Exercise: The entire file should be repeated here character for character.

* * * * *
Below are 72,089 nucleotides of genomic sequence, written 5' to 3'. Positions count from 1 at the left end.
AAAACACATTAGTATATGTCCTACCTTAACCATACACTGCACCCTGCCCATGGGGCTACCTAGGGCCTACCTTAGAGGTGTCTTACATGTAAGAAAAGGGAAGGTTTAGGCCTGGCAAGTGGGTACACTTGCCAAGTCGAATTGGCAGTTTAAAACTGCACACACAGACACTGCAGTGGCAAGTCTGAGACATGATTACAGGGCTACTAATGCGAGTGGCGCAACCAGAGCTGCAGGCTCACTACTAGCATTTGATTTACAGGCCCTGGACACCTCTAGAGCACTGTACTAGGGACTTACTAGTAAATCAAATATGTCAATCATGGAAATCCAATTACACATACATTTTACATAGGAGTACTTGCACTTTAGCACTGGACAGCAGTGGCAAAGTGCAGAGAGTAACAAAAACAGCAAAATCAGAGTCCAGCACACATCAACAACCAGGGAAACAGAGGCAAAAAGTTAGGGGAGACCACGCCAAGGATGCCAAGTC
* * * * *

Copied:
Below are 72,089 nucleotides of genomic sequence, written 5' to 3'. Positions count from 1 at the left end.
AAAACACATTAGTATATGTCCTACCTTAACCATACACTGCACCCTGCCCATGGGGCTACCTAGGGCCTACCTTAGAGGTGTCTTACATGTAAGAAAAGGGAAGGTTTAGGCCTGGCAAGTGGGTACACTTGCCAAGTCGAATTGGCAGTTTAAAACTGCACACACAGACACTGCAGTGGCAAGTCTGAGACATGATTACAGGGCTACTAATGCGAGTGGCGCAACCAGAGCTGCAGGCTCACTACTAGCATTTGATTTACAGGCCCTGGACACCTCTAGAGCACTGTACTAGGGACTTACTAGTAAATCAAATATGTCAATCATGGAAATCCAATTACACATACATTTTACATAGGAGTACTTGCACTTTAGCACTGGACAGCAGTGGCAAAGTGCAGAGAGTAACAAAAACAGCAAAATCAGAGTCCAGCACACATCAACAACCAGGGAAACAGAGGCAAAAAGTTAGGGGAGACCACGCCAAGGATGCCAAGTC